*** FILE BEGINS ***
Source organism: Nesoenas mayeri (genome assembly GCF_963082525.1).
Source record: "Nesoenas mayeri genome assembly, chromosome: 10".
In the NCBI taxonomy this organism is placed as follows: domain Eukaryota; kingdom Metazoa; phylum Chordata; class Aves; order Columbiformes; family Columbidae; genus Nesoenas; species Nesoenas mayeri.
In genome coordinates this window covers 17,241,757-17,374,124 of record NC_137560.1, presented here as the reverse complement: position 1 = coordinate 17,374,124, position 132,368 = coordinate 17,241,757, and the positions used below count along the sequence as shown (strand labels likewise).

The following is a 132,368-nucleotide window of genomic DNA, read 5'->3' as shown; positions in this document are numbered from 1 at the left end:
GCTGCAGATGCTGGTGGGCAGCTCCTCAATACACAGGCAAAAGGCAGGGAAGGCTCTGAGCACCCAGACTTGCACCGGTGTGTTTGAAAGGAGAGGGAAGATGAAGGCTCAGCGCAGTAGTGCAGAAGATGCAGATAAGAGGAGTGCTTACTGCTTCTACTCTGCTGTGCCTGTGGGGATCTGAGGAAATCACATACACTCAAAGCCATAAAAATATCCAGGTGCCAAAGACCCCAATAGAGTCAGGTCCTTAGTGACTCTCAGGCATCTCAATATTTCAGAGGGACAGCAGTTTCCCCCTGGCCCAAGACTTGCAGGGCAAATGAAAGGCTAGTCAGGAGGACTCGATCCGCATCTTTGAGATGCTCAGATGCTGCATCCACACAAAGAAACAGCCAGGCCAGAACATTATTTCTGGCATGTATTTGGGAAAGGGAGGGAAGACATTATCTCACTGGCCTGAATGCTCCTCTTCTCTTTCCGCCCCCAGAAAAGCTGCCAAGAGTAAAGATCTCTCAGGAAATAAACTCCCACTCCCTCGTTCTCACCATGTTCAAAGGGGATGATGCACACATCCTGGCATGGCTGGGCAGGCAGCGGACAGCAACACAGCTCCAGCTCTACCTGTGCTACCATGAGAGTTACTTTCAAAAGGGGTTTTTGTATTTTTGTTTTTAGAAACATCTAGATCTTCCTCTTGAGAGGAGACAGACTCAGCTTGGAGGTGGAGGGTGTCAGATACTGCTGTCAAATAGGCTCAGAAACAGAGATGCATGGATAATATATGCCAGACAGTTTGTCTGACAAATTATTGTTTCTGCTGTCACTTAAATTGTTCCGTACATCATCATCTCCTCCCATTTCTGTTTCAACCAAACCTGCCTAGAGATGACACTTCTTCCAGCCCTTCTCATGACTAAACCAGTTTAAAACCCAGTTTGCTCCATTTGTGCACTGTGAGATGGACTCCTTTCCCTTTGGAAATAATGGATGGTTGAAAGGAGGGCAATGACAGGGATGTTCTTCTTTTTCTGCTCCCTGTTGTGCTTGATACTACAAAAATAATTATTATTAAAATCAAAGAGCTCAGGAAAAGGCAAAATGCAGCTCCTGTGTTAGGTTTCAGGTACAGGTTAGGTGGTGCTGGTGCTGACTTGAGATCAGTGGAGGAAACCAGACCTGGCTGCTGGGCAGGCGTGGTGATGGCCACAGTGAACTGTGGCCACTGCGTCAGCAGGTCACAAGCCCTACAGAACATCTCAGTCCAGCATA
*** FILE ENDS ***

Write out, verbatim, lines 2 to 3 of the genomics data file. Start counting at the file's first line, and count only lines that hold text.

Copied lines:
Source record: "Nesoenas mayeri genome assembly, chromosome: 10".
In the NCBI taxonomy this organism is placed as follows: domain Eukaryota; kingdom Metazoa; phylum Chordata; class Aves; order Columbiformes; family Columbidae; genus Nesoenas; species Nesoenas mayeri.